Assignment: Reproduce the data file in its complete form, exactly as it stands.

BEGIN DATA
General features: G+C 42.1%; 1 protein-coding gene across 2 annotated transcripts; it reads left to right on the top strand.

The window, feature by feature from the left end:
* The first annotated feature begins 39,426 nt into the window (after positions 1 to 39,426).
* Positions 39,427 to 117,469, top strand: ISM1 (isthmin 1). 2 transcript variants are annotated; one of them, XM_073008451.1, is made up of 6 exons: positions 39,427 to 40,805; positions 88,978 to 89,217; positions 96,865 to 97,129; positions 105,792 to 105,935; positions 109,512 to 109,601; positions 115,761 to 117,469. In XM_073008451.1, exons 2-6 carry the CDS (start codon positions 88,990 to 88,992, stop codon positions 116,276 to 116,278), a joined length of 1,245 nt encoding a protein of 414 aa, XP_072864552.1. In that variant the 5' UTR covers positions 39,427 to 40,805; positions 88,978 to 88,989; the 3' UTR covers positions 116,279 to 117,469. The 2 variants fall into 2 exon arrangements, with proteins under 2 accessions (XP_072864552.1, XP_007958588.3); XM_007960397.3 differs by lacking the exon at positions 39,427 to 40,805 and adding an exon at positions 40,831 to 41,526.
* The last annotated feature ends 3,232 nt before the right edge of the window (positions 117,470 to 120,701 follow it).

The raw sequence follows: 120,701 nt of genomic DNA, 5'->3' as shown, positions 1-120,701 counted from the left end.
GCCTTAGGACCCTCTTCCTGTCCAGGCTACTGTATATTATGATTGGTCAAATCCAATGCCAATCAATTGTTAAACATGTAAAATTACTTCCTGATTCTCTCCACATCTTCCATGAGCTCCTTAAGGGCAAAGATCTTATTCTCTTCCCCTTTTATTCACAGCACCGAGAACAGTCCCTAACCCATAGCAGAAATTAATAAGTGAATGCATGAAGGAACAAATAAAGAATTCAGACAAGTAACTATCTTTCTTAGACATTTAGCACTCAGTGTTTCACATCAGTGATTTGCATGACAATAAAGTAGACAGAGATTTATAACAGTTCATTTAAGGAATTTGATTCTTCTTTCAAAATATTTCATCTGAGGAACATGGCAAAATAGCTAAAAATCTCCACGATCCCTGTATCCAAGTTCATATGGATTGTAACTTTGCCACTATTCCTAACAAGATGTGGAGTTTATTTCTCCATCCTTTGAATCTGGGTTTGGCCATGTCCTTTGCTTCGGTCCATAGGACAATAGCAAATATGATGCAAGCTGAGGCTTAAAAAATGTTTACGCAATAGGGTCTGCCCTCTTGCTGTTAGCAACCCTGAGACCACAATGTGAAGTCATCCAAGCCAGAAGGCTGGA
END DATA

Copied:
General features: G+C 42.1%; 1 protein-coding gene across 2 annotated transcripts; it reads left to right on the top strand.

The window, feature by feature from the left end:
* The first annotated feature begins 39,426 nt into the window (after positions 1 to 39,426).
* Positions 39,427 to 117,469, top strand: ISM1 (isthmin 1). 2 transcript variants are annotated; one of them, XM_073008451.1, is made up of 6 exons: positions 39,427 to 40,805; positions 88,978 to 89,217; positions 96,865 to 97,129; positions 105,792 to 105,935; positions 109,512 to 109,601; positions 115,761 to 117,469. In XM_073008451.1, exons 2-6 carry the CDS (start codon positions 88,990 to 88,992, stop codon positions 116,276 to 116,278), a joined length of 1,245 nt encoding a protein of 414 aa, XP_072864552.1. In that variant the 5' UTR covers positions 39,427 to 40,805; positions 88,978 to 88,989; the 3' UTR covers positions 116,279 to 117,469. The 2 variants fall into 2 exon arrangements, with proteins under 2 accessions (XP_072864552.1, XP_007958588.3); XM_007960397.3 differs by lacking the exon at positions 39,427 to 40,805 and adding an exon at positions 40,831 to 41,526.
* The last annotated feature ends 3,232 nt before the right edge of the window (positions 117,470 to 120,701 follow it).

The raw sequence follows: 120,701 nt of genomic DNA, 5'->3' as shown, positions 1-120,701 counted from the left end.
GCCTTAGGACCCTCTTCCTGTCCAGGCTACTGTATATTATGATTGGTCAAATCCAATGCCAATCAATTGTTAAACATGTAAAATTACTTCCTGATTCTCTCCACATCTTCCATGAGCTCCTTAAGGGCAAAGATCTTATTCTCTTCCCCTTTTATTCACAGCACCGAGAACAGTCCCTAACCCATAGCAGAAATTAATAAGTGAATGCATGAAGGAACAAATAAAGAATTCAGACAAGTAACTATCTTTCTTAGACATTTAGCACTCAGTGTTTCACATCAGTGATTTGCATGACAATAAAGTAGACAGAGATTTATAACAGTTCATTTAAGGAATTTGATTCTTCTTTCAAAATATTTCATCTGAGGAACATGGCAAAATAGCTAAAAATCTCCACGATCCCTGTATCCAAGTTCATATGGATTGTAACTTTGCCACTATTCCTAACAAGATGTGGAGTTTATTTCTCCATCCTTTGAATCTGGGTTTGGCCATGTCCTTTGCTTCGGTCCATAGGACAATAGCAAATATGATGCAAGCTGAGGCTTAAAAAATGTTTACGCAATAGGGTCTGCCCTCTTGCTGTTAGCAACCCTGAGACCACAATGTGAAGTCATCCAAGCCAGAAGGCTGGA